Johan Hjelm. Naturally the conversation turned to the awesomeness of Python, and whether there was any way to create animated FiPy simulations directly in the IPython Notebook.
FiPy is "an object oriented, partial differential equation (PDE) solver, written in Python, based on a standard finite volume (FV) approach." Fair enough. More usefully, there are a couple of examples on the website that model diffusion, electrodeposition and convection. I focussed on the mesh20x20 diffusion example.
If you run the example at the command-line it pops up a matplotlib window showing the progress of the simulation. However, direct entry of the example into an IPython Notebook just results in a single graph for the simulation. To adapt it, I added a call to clear_output(), and used IPython's display() command to directly display the matplotlib figure associated with the simulation.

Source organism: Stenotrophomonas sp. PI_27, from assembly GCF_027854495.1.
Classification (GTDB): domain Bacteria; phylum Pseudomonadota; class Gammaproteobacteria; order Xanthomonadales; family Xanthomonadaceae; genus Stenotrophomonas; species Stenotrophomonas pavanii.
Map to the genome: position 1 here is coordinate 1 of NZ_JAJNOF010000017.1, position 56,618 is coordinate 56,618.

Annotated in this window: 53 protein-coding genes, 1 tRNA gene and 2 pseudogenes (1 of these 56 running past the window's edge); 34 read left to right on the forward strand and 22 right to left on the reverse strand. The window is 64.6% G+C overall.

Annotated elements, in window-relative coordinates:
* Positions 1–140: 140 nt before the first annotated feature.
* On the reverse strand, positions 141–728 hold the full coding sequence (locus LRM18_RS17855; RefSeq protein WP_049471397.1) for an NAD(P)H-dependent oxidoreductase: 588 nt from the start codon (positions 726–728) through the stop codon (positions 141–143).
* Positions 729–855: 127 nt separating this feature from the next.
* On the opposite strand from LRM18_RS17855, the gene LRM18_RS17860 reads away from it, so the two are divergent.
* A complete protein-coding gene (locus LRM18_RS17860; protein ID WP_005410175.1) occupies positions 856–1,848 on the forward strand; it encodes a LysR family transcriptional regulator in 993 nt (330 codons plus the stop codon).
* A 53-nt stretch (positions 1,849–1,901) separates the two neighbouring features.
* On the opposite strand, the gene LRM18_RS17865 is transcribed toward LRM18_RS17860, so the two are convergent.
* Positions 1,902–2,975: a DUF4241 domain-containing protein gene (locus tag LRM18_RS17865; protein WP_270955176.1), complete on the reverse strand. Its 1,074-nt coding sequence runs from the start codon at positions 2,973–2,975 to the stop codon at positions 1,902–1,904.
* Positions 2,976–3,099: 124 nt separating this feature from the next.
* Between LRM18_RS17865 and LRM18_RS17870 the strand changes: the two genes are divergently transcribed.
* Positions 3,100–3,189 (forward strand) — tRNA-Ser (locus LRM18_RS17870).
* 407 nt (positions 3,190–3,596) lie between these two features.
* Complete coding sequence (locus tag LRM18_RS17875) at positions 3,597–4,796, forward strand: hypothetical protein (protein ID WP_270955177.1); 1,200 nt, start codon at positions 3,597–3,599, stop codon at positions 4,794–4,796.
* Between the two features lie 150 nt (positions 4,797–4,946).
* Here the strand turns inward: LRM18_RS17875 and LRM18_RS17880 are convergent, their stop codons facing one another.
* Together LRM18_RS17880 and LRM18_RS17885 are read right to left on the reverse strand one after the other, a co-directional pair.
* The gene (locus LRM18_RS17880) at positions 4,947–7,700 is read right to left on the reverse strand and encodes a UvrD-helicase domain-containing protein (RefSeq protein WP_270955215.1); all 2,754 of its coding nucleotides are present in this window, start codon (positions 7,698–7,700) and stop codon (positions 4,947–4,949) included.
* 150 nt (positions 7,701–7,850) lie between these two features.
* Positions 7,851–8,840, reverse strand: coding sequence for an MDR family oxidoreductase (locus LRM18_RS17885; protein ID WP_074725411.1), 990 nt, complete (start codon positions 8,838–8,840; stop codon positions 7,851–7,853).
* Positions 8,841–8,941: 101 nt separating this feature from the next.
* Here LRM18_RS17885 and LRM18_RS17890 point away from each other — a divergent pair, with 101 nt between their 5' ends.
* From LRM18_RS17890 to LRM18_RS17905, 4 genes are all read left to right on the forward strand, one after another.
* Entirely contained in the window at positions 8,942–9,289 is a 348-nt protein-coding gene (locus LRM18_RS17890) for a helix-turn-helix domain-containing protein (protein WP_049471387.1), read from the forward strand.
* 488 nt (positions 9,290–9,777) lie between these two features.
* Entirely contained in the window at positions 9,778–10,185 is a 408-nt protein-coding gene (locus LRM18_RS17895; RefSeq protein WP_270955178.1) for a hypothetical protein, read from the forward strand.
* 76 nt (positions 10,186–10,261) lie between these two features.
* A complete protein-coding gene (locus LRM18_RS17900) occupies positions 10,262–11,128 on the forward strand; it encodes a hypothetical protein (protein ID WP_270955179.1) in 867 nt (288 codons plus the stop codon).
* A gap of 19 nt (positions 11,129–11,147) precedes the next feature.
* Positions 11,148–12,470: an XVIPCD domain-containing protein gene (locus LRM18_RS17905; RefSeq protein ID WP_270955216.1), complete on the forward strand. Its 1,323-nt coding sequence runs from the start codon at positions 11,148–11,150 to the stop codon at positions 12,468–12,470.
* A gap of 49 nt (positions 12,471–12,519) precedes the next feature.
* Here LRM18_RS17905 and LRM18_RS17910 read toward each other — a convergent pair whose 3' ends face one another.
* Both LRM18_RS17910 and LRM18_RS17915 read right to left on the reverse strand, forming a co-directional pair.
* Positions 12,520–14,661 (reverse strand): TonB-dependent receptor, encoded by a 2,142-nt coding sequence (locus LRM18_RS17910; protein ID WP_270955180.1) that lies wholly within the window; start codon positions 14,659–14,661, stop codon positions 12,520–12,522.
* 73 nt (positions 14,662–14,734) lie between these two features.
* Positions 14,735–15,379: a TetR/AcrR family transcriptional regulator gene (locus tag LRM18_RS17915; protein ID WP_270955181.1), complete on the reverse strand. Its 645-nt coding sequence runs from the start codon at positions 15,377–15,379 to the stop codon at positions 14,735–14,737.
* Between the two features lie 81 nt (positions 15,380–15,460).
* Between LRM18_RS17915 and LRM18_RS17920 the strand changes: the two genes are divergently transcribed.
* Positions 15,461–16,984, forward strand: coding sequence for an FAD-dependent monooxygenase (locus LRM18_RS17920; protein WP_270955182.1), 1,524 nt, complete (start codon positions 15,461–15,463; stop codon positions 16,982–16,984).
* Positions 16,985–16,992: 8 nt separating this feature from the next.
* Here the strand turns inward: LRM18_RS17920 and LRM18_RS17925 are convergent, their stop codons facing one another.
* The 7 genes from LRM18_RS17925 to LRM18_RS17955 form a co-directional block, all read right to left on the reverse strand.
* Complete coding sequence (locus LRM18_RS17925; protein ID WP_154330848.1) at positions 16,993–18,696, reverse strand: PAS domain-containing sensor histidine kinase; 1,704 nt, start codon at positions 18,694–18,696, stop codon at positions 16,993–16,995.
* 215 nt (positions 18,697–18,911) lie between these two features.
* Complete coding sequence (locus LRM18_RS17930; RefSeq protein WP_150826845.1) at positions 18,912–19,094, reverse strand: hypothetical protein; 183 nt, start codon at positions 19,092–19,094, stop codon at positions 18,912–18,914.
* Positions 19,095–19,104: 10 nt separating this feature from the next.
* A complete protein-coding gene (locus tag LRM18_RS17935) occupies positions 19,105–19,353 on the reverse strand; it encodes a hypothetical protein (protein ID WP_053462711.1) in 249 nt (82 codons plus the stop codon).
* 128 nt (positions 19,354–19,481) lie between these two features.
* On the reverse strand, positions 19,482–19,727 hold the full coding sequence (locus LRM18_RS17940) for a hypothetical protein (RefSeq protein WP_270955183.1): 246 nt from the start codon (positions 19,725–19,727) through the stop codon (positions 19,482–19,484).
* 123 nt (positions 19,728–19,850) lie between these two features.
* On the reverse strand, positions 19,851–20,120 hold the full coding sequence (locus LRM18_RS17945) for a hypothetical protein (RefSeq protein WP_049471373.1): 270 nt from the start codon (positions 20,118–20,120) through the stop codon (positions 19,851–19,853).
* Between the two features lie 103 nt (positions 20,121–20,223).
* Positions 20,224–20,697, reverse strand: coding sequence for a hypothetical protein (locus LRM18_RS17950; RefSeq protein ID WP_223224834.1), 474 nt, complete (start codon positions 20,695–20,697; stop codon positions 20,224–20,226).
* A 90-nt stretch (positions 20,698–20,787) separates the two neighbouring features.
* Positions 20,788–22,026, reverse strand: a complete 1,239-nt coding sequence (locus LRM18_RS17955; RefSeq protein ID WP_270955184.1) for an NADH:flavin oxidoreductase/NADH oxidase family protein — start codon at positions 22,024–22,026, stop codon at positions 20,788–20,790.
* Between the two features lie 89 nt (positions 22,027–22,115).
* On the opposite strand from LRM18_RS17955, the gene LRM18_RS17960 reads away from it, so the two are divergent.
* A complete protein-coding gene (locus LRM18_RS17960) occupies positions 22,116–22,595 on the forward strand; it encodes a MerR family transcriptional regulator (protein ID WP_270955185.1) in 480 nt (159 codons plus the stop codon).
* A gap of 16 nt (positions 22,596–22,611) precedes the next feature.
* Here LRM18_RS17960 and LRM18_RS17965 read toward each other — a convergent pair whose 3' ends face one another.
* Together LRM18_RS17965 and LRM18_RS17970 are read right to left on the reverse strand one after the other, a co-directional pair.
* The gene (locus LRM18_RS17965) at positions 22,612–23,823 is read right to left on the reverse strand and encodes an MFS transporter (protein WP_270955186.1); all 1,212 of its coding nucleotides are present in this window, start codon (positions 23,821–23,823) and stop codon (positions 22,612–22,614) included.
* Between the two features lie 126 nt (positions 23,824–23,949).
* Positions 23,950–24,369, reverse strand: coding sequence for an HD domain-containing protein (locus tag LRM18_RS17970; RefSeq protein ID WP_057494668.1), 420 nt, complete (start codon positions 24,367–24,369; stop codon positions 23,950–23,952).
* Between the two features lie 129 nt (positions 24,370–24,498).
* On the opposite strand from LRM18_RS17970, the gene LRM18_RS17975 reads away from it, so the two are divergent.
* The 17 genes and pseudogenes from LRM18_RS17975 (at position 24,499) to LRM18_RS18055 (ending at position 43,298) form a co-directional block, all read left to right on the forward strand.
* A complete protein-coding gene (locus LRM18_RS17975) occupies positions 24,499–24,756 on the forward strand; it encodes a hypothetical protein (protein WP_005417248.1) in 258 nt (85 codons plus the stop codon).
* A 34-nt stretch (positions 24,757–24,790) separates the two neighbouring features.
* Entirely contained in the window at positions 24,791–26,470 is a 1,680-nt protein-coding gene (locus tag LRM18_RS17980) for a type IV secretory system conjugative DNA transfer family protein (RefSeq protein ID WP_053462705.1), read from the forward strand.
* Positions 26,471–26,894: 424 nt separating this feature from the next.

In short, here are the results as an IPython notebook, a Python script, and as an HTML page (and another HTML page, created on-the-fly from the notebook URL by http://nbviewer.ipython.org).
Notes: I used IPython 0.13.1 on Windows. To downgrade the notebook to earlier versions, see this discussion. Also, the statement "from IPython.display import clear_output" may need to be changed to "from IPython.core.display import clear_output".